Skip to main content

Person

Dustin A Wood

thumbnail
Fragmentation and loss of natural habitat have important consequences for wild populations and can negatively affect long-term viability and resilience to environmental change. Salt marsh obligate species, such as those that occupy the San Francisco Bay Estuary in western North America, occupy already impaired habitats as result of human development and modifications and are highly susceptible to increased habitat loss and fragmentation due to global climate change. We examined the genetic variation of the California Ridgway’s rail ( Rallus obsoletus obsoletus), a state and federally endangered species that occurs within the fragmented salt marsh of the San Francisco Bay Estuary. We genotyped 107 rails across 11...
thumbnail
Conversion and fragmentation of wildlife habitat often leads to smaller and isolated populations and can reduce a species’ ability to disperse across the landscape. As a consequence, genetic drift can quickly lower genetic variation and increase vulnerability to extirpation. For species of conservation concern, quantification of population size and connectivity can clarify the influence of genetic drift in local populations and provides important information for conservation management and recovery strategies. Here, we used genome-wide single nucleotide polymorphism (SNP) data and capture-mark-recapture methods to evaluate the population structure, genetic diversity and abundance of seven focal sites of the endangered...
thumbnail
Capture-mark-recapture data from San Francisco Gartersnakes at five sites in San Mateo County, California in 2018. These data include capture histories, snout-vent lengths, and sex for individual snakes. R files included with the data fit closed capture-mark-recapture models to estimate the abundance of adult snakes at each site in 2018.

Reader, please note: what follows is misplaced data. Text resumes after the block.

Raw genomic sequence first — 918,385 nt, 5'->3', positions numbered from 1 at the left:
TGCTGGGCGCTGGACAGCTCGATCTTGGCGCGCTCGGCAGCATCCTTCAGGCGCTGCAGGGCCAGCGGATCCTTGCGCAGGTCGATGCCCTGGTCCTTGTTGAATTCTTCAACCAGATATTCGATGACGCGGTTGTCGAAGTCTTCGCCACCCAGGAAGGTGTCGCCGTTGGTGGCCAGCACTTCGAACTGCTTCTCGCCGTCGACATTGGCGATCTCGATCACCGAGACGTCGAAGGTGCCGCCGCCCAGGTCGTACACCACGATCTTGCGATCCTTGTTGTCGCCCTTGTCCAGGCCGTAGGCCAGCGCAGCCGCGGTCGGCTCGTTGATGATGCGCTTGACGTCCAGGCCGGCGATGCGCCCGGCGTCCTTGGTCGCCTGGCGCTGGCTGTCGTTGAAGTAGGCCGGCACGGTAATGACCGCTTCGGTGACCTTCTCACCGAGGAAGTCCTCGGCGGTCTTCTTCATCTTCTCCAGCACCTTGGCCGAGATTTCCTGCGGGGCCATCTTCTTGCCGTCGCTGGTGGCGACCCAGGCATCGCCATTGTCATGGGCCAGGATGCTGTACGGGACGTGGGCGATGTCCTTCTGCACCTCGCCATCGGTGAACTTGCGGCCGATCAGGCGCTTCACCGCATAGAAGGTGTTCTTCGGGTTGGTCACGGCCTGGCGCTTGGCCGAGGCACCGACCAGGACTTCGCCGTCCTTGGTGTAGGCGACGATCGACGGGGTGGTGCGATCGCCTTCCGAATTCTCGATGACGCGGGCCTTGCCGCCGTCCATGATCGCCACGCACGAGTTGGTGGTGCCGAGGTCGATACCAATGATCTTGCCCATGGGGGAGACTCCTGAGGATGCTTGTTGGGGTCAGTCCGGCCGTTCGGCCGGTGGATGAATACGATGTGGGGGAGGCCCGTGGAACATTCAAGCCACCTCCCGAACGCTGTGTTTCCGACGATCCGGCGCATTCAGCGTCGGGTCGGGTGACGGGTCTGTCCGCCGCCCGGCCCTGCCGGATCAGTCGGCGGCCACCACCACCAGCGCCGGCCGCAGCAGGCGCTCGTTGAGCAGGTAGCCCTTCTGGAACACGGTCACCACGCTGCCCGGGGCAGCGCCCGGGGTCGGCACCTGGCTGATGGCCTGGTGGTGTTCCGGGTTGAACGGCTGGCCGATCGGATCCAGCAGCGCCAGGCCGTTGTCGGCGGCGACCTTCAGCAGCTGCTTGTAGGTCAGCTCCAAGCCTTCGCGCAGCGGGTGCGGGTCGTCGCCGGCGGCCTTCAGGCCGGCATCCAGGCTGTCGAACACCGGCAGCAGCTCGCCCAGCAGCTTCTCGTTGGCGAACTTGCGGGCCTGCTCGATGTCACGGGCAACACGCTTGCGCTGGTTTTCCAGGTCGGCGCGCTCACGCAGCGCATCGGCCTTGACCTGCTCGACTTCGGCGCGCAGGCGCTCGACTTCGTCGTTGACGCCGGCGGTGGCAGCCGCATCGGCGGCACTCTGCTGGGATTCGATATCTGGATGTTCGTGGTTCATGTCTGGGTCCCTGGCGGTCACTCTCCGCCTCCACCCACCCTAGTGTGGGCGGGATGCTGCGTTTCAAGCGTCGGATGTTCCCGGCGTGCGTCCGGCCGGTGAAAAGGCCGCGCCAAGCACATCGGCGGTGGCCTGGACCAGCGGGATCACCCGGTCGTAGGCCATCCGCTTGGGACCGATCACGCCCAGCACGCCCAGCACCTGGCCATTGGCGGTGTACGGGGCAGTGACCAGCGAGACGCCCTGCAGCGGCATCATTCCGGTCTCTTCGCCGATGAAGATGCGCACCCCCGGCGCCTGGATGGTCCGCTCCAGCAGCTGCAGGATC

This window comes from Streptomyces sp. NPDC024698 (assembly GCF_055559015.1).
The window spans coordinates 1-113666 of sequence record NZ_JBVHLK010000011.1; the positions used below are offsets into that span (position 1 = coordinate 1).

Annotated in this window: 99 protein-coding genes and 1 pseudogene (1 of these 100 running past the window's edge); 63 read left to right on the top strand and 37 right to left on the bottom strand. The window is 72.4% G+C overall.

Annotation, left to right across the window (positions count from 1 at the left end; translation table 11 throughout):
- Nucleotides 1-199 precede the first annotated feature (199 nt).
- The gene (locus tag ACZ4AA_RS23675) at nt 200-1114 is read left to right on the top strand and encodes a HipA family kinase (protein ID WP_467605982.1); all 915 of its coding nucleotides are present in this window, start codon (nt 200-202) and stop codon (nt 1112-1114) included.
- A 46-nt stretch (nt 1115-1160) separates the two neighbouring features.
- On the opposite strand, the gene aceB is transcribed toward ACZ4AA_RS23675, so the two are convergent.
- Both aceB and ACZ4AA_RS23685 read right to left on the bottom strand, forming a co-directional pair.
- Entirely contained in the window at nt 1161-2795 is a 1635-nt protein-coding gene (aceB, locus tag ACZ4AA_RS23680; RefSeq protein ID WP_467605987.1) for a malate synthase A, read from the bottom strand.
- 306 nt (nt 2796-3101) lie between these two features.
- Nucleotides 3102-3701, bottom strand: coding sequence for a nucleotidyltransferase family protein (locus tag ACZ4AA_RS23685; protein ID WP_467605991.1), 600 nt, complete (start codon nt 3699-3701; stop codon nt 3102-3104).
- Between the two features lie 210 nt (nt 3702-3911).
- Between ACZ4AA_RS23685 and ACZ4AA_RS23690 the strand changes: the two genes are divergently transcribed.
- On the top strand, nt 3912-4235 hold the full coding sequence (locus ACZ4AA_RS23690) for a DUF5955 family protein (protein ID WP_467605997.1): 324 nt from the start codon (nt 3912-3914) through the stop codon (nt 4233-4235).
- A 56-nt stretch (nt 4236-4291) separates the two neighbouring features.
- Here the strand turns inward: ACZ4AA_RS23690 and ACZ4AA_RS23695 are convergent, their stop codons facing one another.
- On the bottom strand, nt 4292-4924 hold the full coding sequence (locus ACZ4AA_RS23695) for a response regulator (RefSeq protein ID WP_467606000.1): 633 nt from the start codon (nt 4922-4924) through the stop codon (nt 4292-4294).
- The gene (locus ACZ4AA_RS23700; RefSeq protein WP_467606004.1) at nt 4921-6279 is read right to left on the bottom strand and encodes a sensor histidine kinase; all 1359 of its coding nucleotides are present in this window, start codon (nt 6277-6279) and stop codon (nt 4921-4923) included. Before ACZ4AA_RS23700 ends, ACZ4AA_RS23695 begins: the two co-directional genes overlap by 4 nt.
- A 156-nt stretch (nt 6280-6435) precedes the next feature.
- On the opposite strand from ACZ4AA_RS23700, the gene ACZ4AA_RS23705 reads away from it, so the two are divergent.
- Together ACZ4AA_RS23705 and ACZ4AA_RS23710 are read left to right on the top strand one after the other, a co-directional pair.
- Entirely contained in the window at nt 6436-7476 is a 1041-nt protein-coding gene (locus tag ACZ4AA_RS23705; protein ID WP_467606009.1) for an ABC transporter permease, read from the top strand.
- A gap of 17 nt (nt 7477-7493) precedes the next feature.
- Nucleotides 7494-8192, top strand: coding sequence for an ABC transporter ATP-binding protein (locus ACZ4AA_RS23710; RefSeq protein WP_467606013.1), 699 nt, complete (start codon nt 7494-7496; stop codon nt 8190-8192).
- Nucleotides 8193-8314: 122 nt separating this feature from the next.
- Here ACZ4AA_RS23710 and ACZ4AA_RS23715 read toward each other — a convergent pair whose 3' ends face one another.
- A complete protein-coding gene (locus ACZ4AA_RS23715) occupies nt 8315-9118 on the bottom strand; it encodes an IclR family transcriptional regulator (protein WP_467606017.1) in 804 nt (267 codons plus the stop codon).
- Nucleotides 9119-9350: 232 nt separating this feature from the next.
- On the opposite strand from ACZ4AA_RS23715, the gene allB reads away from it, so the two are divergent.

The Mogollon Narrowheaded gartersnake (Thamnophis rufipunctatus) and the Northern Mexican gartersnake (Thamnophis eques megalops) are both listed as Threatened under the Federal Endangered Species Act. Both species have a strong association with aquatic habitats, and these habitats have been highly altered from impoundments, land-use changes, and the introduction and spread of non-native aquatic species, which have contributed to declines in Arizona and New Mexico over the last 30-40 years. We characterized 125 microsatellite loci per species to generate genetic toolsets for use in long term genetic monitoring of populations. We evaluated microsatellite loci for missing data and several variability thresholds, which...
thumbnail
Microsatellite data formatted for the software CONVERT, which includes dataset numerical IDs, sampling site names, and locus identifiers. Rows 291-294 provides information about the allele size ranges and repeat motif for each locus. Missing data are coded as ?.
View more...
ScienceBase brings together the best information it can find about USGS researchers and offices to show connections to publications, projects, and data. We are still working to improve this process and information is by no means complete. If you don't see everything you know is associated with you, a colleague, or your office, please be patient while we work to connect the dots. Feel free to contact sciencebase@usgs.gov.